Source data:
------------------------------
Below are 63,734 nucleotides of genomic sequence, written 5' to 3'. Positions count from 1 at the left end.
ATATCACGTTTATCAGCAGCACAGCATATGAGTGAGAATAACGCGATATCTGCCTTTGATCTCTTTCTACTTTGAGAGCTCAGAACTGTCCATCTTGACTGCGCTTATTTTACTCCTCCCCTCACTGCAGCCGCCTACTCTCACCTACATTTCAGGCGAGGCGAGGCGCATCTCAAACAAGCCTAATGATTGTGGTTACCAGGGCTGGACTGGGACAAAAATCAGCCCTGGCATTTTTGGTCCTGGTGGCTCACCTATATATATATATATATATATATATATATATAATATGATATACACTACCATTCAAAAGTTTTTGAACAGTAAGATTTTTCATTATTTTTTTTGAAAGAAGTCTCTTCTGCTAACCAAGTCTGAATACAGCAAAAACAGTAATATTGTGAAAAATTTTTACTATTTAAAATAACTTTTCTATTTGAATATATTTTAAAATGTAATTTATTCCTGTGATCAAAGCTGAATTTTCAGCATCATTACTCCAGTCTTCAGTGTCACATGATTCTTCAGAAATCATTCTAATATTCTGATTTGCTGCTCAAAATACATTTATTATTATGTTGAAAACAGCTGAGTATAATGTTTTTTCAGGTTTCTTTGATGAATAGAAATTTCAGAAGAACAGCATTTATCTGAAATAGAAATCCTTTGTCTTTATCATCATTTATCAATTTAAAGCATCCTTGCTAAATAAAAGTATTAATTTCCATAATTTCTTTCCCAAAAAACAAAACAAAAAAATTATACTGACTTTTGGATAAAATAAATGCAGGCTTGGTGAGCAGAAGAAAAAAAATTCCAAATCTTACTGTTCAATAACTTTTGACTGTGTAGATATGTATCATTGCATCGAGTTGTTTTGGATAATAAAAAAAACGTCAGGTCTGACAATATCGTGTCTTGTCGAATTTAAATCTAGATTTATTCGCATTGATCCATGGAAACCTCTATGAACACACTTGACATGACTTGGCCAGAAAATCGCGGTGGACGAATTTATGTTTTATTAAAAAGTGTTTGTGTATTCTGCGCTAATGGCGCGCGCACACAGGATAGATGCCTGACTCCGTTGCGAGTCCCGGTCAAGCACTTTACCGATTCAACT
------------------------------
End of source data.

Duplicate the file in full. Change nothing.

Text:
Below are 63,734 nucleotides of genomic sequence, written 5' to 3'. Positions count from 1 at the left end.
ATATCACGTTTATCAGCAGCACAGCATATGAGTGAGAATAACGCGATATCTGCCTTTGATCTCTTTCTACTTTGAGAGCTCAGAACTGTCCATCTTGACTGCGCTTATTTTACTCCTCCCCTCACTGCAGCCGCCTACTCTCACCTACATTTCAGGCGAGGCGAGGCGCATCTCAAACAAGCCTAATGATTGTGGTTACCAGGGCTGGACTGGGACAAAAATCAGCCCTGGCATTTTTGGTCCTGGTGGCTCACCTATATATATATATATATATATATATATATATAATATGATATACACTACCATTCAAAAGTTTTTGAACAGTAAGATTTTTCATTATTTTTTTTGAAAGAAGTCTCTTCTGCTAACCAAGTCTGAATACAGCAAAAACAGTAATATTGTGAAAAATTTTTACTATTTAAAATAACTTTTCTATTTGAATATATTTTAAAATGTAATTTATTCCTGTGATCAAAGCTGAATTTTCAGCATCATTACTCCAGTCTTCAGTGTCACATGATTCTTCAGAAATCATTCTAATATTCTGATTTGCTGCTCAAAATACATTTATTATTATGTTGAAAACAGCTGAGTATAATGTTTTTTCAGGTTTCTTTGATGAATAGAAATTTCAGAAGAACAGCATTTATCTGAAATAGAAATCCTTTGTCTTTATCATCATTTATCAATTTAAAGCATCCTTGCTAAATAAAAGTATTAATTTCCATAATTTCTTTCCCAAAAAACAAAACAAAAAAATTATACTGACTTTTGGATAAAATAAATGCAGGCTTGGTGAGCAGAAGAAAAAAAATTCCAAATCTTACTGTTCAATAACTTTTGACTGTGTAGATATGTATCATTGCATCGAGTTGTTTTGGATAATAAAAAAAACGTCAGGTCTGACAATATCGTGTCTTGTCGAATTTAAATCTAGATTTATTCGCATTGATCCATGGAAACCTCTATGAACACACTTGACATGACTTGGCCAGAAAATCGCGGTGGACGAATTTATGTTTTATTAAAAAGTGTTTGTGTATTCTGCGCTAATGGCGCGCGCACACAGGATAGATGCCTGACTCCGTTGCGAGTCCCGGTCAAGCACTTTACCGATTCAACT